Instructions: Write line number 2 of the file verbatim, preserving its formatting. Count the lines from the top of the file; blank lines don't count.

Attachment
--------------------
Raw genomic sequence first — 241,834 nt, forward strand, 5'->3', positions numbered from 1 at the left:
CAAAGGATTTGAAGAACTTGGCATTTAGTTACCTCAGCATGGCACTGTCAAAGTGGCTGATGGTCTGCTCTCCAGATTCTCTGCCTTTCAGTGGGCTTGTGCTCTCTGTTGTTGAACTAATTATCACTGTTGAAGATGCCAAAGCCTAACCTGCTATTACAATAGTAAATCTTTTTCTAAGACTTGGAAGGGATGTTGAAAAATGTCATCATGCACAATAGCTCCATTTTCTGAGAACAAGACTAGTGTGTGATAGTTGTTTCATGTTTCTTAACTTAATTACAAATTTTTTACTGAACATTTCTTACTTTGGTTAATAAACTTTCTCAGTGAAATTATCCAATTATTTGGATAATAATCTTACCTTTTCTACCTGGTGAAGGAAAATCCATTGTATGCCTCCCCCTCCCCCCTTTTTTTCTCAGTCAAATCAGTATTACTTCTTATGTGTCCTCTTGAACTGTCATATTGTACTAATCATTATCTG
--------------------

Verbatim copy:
CAAAGGATTTGAAGAACTTGGCATTTAGTTACCTCAGCATGGCACTGTCAAAGTGGCTGATGGTCTGCTCTCCAGATTCTCTGCCTTTCAGTGGGCTTGTGCTCTCTGTTGTTGAACTAATTATCACTGTTGAAGATGCCAAAGCCTAACCTGCTATTACAATAGTAAATCTTTTTCTAAGACTTGGAAGGGATGTTGAAAAATGTCATCATGCACAATAGCTCCATTTTCTGAGAACAAGACTAGTGTGTGATAGTTGTTTCATGTTTCTTAACTTAATTACAAATTTTTTACTGAACATTTCTTACTTTGGTTAATAAACTTTCTCAGTGAAATTATCCAATTATTTGGATAATAATCTTACCTTTTCTACCTGGTGAAGGAAAATCCATTGTATGCCTCCCCCTCCCCCCTTTTTTTCTCAGTCAAATCAGTATTACTTCTTATGTGTCCTCTTGAACTGTCATATTGTACTAATCATTATCTG